Ben Stuckart spent eight years as president of the Spokane City Council, often weathering the outrage and criticism slung by a frustrated public. But now that he's part of that frustrated public, he's the one slinging criticism at the council.
"I think they're failing," says Stuckart. "They're failing in their job to provide urgent public policy."
Today, as director of the Spokane Low Income Housing Consortium, he's horrified by what's happening to Spokane's housing market.
And so is Darin Watkins, government affairs director of the Spokane Association of Realtors, a group that poured money into defeating Stuckart's 2019 mayoral campaign.
"It is really, really, really bad," Watkins says about the housing crisis. "Our available inventory is at the lowest level in the entire country."
Housing prices have skyrocketed by over 60 percent in just five years, and availability has plummeted. Today, recent survey data says, only one apartment unit out of every 167 is vacant. That's half the level of vacancies we had four years ago, when the Inlander was warning about our extremely low vacancy rate.
And when the state's eviction moratorium ends, Stuckart and Watkins expect rent increases to explode.
"The rent increases that everybody sees, they're gonna crush them," Stuckart says. "I think we're going to be shocked by the increase in homelessness."
The problem is simple: We don't have nearly enough houses for the number of people who want them.
And while there have been reforms at both the city and state levels, Stuckart, Watkins and others argue that we need dramatic interventions to get more houses and apartments built and fast. They, and other local leaders we interviewed, floated 10 ideas:
1. Declare a Housing Emergency"First, we should be declaring an emergency," Stuckart says.
He rattles off a list of things he thinks should be done immediately: expand the multifamily tax exemptions — incentives rewarding developers who build apartments in certain spots — to the entire city. Waive permit fees on all new housing. Set a seperate fast-tracked housing permitting system. And spend a ton of the federal COVID dollars on speeding up the development of low-income housing.
2. Fix or Ditch the "Centers and Corridors" planThe plan was simple: Target new development around select "corridors" like North Monroe and "centers" like the South Perry and Garland District. But while businesses have thrived in some of these centers, the promised housing development hasn't arrived.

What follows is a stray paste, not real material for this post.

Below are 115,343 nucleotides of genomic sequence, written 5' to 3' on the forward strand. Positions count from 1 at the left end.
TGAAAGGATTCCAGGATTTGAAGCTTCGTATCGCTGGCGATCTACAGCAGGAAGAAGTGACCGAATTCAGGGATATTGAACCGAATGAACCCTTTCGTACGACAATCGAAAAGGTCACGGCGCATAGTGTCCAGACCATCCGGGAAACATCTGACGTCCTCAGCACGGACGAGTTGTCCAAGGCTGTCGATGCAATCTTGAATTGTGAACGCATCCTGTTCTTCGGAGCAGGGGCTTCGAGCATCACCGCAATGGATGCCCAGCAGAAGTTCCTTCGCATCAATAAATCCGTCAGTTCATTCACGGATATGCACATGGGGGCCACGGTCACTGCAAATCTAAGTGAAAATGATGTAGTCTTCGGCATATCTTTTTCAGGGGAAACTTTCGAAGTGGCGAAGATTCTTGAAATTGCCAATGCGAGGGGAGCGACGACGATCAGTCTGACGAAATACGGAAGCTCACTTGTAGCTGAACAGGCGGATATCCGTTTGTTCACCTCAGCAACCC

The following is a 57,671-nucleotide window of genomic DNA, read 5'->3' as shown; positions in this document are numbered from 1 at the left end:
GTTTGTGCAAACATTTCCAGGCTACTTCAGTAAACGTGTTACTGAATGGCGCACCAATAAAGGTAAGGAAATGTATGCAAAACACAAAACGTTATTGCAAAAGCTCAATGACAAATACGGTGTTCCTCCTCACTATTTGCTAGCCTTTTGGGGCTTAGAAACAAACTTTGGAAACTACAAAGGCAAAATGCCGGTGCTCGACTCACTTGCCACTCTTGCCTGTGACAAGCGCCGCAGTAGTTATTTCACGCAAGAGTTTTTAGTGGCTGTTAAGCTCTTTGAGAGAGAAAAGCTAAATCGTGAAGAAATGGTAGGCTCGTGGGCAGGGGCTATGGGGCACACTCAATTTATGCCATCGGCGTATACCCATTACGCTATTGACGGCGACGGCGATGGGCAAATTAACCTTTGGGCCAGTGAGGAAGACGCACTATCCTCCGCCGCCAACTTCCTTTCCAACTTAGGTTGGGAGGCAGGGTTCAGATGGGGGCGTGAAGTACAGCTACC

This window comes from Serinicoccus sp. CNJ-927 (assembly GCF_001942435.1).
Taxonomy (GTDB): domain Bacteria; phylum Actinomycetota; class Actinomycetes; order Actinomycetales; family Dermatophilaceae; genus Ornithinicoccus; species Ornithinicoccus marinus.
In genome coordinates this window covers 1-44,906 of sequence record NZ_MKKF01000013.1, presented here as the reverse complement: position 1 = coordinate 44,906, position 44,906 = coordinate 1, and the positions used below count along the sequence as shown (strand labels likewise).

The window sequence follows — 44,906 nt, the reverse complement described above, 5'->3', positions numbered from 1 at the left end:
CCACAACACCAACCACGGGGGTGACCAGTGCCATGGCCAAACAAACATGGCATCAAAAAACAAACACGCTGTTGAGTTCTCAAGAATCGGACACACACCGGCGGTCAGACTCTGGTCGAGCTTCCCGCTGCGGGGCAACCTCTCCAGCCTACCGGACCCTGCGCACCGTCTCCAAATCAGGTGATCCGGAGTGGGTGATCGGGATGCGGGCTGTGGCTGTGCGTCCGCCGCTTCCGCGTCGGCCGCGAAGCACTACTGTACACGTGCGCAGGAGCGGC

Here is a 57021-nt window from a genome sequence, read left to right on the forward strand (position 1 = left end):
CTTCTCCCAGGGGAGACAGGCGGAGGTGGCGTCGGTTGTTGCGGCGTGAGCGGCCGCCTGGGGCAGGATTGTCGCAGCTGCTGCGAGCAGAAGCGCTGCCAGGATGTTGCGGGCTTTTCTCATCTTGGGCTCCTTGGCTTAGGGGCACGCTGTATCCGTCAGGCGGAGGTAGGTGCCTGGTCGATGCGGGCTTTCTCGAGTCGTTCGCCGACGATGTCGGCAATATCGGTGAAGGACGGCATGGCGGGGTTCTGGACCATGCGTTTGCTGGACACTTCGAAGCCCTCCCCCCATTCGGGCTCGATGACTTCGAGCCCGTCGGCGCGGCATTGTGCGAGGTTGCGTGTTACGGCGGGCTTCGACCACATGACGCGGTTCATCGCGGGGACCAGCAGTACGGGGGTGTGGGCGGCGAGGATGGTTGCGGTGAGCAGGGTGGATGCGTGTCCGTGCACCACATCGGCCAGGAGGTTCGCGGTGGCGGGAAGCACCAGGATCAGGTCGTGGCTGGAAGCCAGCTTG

"For 25 years, through the Centers and Corridors process, we have not built one major development in the city — not one," Watkins says. "It's a failed process. It doesn't work."
Stuckart argues that the plan had potential, but says the surrounding zoning needed to be changed to allow for a lot more housing near these zones.
City Council President Breean Beggs, however, suggests that the city should broaden its map by basing density on bus stops instead. Under Beggs' idea, you'd be able to build higher and more closely packed buildings the closer you are to a bus stop. Major bus stops, like those on the high-frequency City Line route, would allow especially dense development, he proposes.
3. Legalize Kendall Yards EverywhereThe Kendall Yards development, filled with rows of multistory townhomes and clusters of cottages, may not strike people as particularly radical, even if plopped down in the middle of suburbia. But Kendall Yards is the sort of design only made possible through special exceptions of local rules about yard size, lot size and parking availability.
"Yet you cannot build that in 85 percent of Spokane," Watkins says.
In 2018, the city loosened up on some of those regulations, but only within a quarter mile of the city's Centers and Corridors zones.
"What is happening in Spokane is we are building houses on large lots, and we build large apartment complexes, and we build nothing in between," Kendall Yards developer Jim Frank wrote in a paper for the Spokane Housing Summit earlier this year.
In the months ahead, Beggs expects the council to consider a variety of proposals to address the housing crisis "that includes the kind of Jim Frank gospel of making smaller lots and getting rid of some of the requirements for square footage," Beggs says.
4. Invite Mother-in-Law Units To Move InAccessory dwelling units, or "mother-in-law apartments" as they're sometimes called, are a simple idea: a smaller home or apartment built in the yard or garage of a larger property.
But these dwellings remain illegal in many residential zones in Spokane. The quickest way to turn around the housing crisis, Beggs says, is to change that.
"And then, we should hire one to two city employees whose job it is to market them," Beggs says.
Those city staffers would develop a few prefab floor plans and streamline the permitting, utility hookup and bank loan processes, making it easy for any homeowner with a little extra money to put new homes on the market.
"You can do that throughout the city," Beggs says. "Then you get to the promise: You can live in every neighborhood, even Rockwood, affordably if you're willing to live in a small enough place."